I was in Wales at the end of March and coronavirus was closing in. Until then, 2020 had been a pretty good year. I’d done a load of commercial photography work as well as shoots for TV shows like Gogglebox and portrait pieces for the Saturday Times magazine. Now I was with my assistant in north Wales for a government-sponsored job around sustainable fishing and my phone kept going off – lockdown was about to be confirmed and every ping was another job being cancelled. I went to meet the fishermen thinking this was the last bit of work I was going to have for a while.
I met Sion in the natural cove where his family has fished for three generations. He arrived by boat and was in a worse state than I was, completely stressed out. Having spent the winter preparing for the new lobster season – he’d even bought a new engine for his boat – lockdown meant he’d completely lose his route to market. The beautiful location was hard to square with the sense of doom that was descending.
We shook on a price for Sion’s lobsters. I said I’d speak to a few mates to see who would want some. I had three weeks to sell 250 of them. I set up a WhatsApp group; somehow Giles Coren got involved and the whole thing went way beyond my circle of friends. One of the FT’s food writers was an early customer; they did a piece about us and we sold out about six weeks in advance. Suddenly the main problem I had was keeping track of the orders. People were paying into my bank account, but it would just say ‘John’ – and there were three Johns on my list. That’s when I realised we needed a website.
We made our first delivery outside the giraffe enclosure at London Zoo. It was a Friday morning during full lockdown and we’d agreed to meet our first customers there. There was a queue of about 50 people – some of them with their kids, who really just wanted to see the giraffes – each with a lobster-ready bag and that’s how it started. It was all so easy then because there was no traffic on the road.
We’re selling about 250 lobsters a week. About half of them go to the restaurant trade. The others go to all four corners of central London. My wife, a friend and I do door-to-door deliveries now. We do end up dropping off at the odd penthouse suite but our customers are a varied bunch – I think because we’re selling them at a reasonable price (£16 a lobster). The Chinese community in Cricklewood is taking quite a few of our lobsters. They make a lobster noodle dish using all the shell – it’s deep-fried in a kind of spiced flour and it looks amazing, if quite difficult to eat.
My favourite thing to do with the lobster is what Stevie Parle’s doing with it. He’s got a temporary restaurant, Flora, at the Joy pop-up in Portobello, where he’s cooking them with rosemary and lardo. I’ve been eating lobster up to three times a weekend recently and that’s the best dish I’ve tried. There’s also a Catalan lobster rice dish – a bit like a paella – that we’re thinking about maybe doing at a pop-up of our own next month.
It seems crazy that most of these lobsters would normally be exported to China or Spain. I’ve learnt that Britain has got something special in the native lobster and we don’t make the most of it. Instead, we import a lot of lobsters from Canada, which isn’t particularly sustainable. That more people are able to enjoy fresh native lobsters feels like a small positive story to come out of the lockdown.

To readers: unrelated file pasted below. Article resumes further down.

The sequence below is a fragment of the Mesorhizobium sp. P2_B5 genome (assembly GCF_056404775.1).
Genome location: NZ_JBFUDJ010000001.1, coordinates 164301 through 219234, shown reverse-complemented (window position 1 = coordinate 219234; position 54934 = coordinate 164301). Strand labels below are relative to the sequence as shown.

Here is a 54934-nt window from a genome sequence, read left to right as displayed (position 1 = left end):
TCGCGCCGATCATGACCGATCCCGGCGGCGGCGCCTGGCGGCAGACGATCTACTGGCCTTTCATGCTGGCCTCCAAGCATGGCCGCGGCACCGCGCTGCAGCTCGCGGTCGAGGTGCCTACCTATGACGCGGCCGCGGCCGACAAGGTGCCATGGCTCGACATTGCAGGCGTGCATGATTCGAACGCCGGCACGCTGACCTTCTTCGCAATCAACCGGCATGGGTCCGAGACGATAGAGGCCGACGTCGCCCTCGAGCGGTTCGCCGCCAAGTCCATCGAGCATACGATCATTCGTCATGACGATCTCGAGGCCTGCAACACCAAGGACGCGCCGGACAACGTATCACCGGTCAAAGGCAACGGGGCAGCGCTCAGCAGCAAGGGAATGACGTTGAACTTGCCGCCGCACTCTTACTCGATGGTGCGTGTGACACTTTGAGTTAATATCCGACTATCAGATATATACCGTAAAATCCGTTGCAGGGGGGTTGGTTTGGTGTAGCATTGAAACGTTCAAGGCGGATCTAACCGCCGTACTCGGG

We deliver our lobsters live. We can usually get them from the Irish sea to customers in London within 12 hours. They don’t have to go to a fish market like Billingsgate and they don’t go to a fishmonger; they come out of the sea, they go into the back of a van for the journey to London, then we’re straight out onto deliveries. Where Sion catches them, you can see Snowdon – all of that water coming down the mountain makes the waters they’re caught in very fresh.
What do you do with a live lobster? We’ve got instructions on our site, but most people who order know what they’re up against. There have only been a few or two orders that have clearly been made as a sort of funny birthday present for someone who might not be expecting a live lobster to show up on their doorstep.
I’ve got a new connection to lobsters. They’re not the cockroaches of the sea, as some people say. They’re intelligent animals that live in complicated, hierarchical societies. Every lobster we catch is at least six or seven years old and it’s had a chance to breed. Some of them can be up to 25 years old and you know they will have reproduced a lot. Younger, smaller lobsters are marked and they cannot be caught.
Driving around with boxes of lobster in your car isn’t so different from when I was driving around with light boxes in the boot on my way to photography jobs. When I arrive somewhere at the moment, I’m just dropping off a lobster – I don’t have to set up and do an entire photo shoot – so in some ways it’s a bit easier.
The lobster season usually winds down in October but the bad weather at the moment is making it difficult. Sion has lobster pots along a 20-mile stretch of coast. If he can’t take the boat out because the sea’s rough, we can’t get the lobsters to make a delivery. Maybe we could use seawater holding tanks to keep the supply line going, but that’s for later.
We’re not making a lot of money at the moment but we’re turning a profit and I’m realising it’d be hard to walk away from an emerging business. When the season does wind down, there will be fewer lobsters and prices have to go up because it still costs the same to run the boat. As soon as there’s any extra downtime I want to use my skills as a photographer to tell the story of native lobsters. It’d be great if eventually people started talking about our native lobsters the way Americans talk about Maine lobster.
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